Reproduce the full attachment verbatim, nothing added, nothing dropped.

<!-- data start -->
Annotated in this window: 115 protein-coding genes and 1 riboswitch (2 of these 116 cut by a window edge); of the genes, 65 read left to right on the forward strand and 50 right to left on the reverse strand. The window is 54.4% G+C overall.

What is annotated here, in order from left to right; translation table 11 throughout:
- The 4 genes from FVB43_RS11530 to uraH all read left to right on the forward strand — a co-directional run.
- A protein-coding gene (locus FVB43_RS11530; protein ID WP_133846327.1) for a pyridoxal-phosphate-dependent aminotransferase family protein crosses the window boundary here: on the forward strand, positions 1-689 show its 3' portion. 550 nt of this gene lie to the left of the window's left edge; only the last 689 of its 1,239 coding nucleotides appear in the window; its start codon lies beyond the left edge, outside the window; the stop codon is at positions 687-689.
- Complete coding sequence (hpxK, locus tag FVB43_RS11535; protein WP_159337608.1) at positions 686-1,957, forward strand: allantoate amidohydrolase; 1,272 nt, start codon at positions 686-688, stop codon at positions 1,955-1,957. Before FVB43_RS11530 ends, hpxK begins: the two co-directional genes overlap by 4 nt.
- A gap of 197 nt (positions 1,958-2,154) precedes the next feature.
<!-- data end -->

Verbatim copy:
Annotated in this window: 115 protein-coding genes and 1 riboswitch (2 of these 116 cut by a window edge); of the genes, 65 read left to right on the forward strand and 50 right to left on the reverse strand. The window is 54.4% G+C overall.

What is annotated here, in order from left to right; translation table 11 throughout:
- The 4 genes from FVB43_RS11530 to uraH all read left to right on the forward strand — a co-directional run.
- A protein-coding gene (locus FVB43_RS11530; protein ID WP_133846327.1) for a pyridoxal-phosphate-dependent aminotransferase family protein crosses the window boundary here: on the forward strand, positions 1-689 show its 3' portion. 550 nt of this gene lie to the left of the window's left edge; only the last 689 of its 1,239 coding nucleotides appear in the window; its start codon lies beyond the left edge, outside the window; the stop codon is at positions 687-689.
- Complete coding sequence (hpxK, locus tag FVB43_RS11535; protein WP_159337608.1) at positions 686-1,957, forward strand: allantoate amidohydrolase; 1,272 nt, start codon at positions 686-688, stop codon at positions 1,955-1,957. Before FVB43_RS11530 ends, hpxK begins: the two co-directional genes overlap by 4 nt.
- A gap of 197 nt (positions 1,958-2,154) precedes the next feature.